There is a tiny cove on the Porthcurno side of Pedn which runs out of sand quite quickly as the tide comes in, as you can see from the picture of me climbing down. We haven't been down to Pedn this year but as soon as we do we will give a report on the state of the sand! As with most of the Cornish beaches, take care when you swim and find out tide times to avoid getting cut off.

*UPDATE* Jan and I went there yesterday (21st. April 2007) and had a lovely four hours sunbathing. At the moment there is plenty of sand!

*UPDATE2 2014* I (Rog) visited towards end of June. Plenty of sand and still as beautiful as ever.

The Logan Rock Inn The village of Treen is lovely. There is a shop by the car park where you can get ice creams, pasties, cream teas and other little gifts. Our friends Kevin and Gill run the campsite just along the lane. This is non naturist and is so busy you cannot book in advance. Make sure you say 'hello' from Jan and Rog if you go in the little shop on the site. Just down the hill in Treen is The Logan Rock Inn. Jan and I used to live within walking distance from the beach and this was our local (we had our wedding reception here!). It is a great pub that hasn't changed in character and still has that real 'country pub' feel and it sells great Real Ales including Cornish beers! Say 'hello' to Nick, the landlord, if you go in there.

Minack Theatre Stage

There are so many Cornish tourist attractions that I think we will write another page to cover them. However, within walking distance of Treen, in Porthcurno there is the Minack Theatre and also the Cable and Wireless Museum (Jan's dad shows people around on a Monday in the summer. Say 'Hi!'). It was from here that Marconi laid the first TransAtlantic cable!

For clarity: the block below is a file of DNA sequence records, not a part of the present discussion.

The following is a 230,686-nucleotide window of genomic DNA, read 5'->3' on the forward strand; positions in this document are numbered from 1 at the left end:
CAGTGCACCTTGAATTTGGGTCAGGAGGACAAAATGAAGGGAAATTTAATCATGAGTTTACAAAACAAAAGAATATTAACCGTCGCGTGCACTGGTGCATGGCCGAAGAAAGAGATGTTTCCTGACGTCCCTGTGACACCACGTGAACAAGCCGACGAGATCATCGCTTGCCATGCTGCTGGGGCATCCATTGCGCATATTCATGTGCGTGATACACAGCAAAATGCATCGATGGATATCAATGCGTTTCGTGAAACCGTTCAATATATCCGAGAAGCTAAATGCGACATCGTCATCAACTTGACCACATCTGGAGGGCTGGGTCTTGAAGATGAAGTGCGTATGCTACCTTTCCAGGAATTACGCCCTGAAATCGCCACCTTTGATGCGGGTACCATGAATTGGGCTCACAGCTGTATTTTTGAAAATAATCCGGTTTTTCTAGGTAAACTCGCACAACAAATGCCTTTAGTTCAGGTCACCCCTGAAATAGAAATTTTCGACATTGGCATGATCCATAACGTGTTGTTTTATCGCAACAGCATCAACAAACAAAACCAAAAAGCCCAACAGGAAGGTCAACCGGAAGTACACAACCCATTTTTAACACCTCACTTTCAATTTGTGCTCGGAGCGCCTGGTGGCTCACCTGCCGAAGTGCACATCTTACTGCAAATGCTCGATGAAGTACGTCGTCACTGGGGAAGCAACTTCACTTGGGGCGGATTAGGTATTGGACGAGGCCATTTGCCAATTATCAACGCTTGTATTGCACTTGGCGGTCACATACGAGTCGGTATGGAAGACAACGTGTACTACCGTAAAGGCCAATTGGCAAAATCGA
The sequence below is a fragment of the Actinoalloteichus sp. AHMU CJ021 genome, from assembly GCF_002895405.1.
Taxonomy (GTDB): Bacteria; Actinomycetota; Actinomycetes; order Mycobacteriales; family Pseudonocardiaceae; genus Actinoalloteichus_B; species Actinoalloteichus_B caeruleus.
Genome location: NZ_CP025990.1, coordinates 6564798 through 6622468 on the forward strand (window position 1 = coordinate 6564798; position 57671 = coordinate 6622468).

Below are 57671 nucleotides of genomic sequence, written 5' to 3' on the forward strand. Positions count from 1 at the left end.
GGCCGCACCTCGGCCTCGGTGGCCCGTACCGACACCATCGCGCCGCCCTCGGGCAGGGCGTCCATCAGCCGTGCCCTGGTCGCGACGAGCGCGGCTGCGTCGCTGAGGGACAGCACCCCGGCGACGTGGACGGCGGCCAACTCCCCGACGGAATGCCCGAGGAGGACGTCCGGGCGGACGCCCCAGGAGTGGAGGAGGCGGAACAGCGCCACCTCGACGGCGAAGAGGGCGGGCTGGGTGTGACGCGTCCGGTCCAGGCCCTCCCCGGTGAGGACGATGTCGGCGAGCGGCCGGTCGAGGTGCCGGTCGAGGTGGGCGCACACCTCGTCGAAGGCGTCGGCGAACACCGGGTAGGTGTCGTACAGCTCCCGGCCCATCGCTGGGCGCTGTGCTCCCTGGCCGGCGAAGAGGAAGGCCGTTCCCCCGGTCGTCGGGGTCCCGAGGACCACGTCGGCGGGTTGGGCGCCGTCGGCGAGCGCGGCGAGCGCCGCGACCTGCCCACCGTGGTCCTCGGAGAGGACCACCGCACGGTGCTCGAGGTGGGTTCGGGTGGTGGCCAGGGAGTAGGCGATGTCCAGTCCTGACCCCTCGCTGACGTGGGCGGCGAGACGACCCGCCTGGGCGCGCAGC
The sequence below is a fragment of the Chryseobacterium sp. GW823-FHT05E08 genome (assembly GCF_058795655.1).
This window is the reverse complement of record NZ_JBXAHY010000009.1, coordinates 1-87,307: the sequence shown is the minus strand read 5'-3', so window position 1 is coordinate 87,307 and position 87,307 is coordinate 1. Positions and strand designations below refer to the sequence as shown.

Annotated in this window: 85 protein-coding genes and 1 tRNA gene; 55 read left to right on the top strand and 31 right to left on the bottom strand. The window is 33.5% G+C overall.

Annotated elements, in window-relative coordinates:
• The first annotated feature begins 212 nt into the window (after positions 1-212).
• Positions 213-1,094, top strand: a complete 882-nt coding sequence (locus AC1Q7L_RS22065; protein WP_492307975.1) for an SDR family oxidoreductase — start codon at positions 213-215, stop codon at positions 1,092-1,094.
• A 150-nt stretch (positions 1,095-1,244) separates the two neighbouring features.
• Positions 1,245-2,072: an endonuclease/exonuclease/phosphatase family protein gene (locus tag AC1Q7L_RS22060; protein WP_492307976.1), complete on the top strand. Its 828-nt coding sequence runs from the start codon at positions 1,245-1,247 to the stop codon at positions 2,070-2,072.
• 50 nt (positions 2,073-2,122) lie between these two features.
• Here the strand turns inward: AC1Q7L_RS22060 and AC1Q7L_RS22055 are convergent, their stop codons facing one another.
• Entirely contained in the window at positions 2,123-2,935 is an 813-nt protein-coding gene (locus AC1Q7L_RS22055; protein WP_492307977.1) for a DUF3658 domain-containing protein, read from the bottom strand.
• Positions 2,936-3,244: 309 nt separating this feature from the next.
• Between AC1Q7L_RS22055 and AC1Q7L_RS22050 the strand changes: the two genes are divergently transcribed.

You've probably gathered we have an affinity to this area. It is a beautiful part of the Cornish coastline with Pedn being one of our all time favourite beaches. If you should visit here, please let us know your impression of the area. All feedback is useful for us.

A word of advice from a fellow naturist!

Hi there, I decided to visit Pednevounder today for the first time. I took the dog as it's a dog-friendly beach so having parked at Treen, I set off down the footpath, the wrong footpath, the footpath that runs alongside the carpark. I ended up in Penberth!! Then I had to climb the footpath up the cliff, along to Logan Rock and eventually found the path down to the beach. Down we went and were finally met with the last section onto the beach. The dog was panting and I was sweating so, I guess we were both anticipating a swim. However, the dog would not make that final descent onto the sand; he was too frightened. It is difficult and precipitous so the only alternative was to retrace our steps up the cliff and back to Treen. The moral of the story is either to ask the way, or to take Roger and Jan's instructions with you in the car. I'll try Porth Kidney next time.



Map of Treen

Image produced from the Ordnance Survey Get-a-map service. Image reproduced with kind permission of Ordnance Survey and Ordnance Survey of Northern Ireland.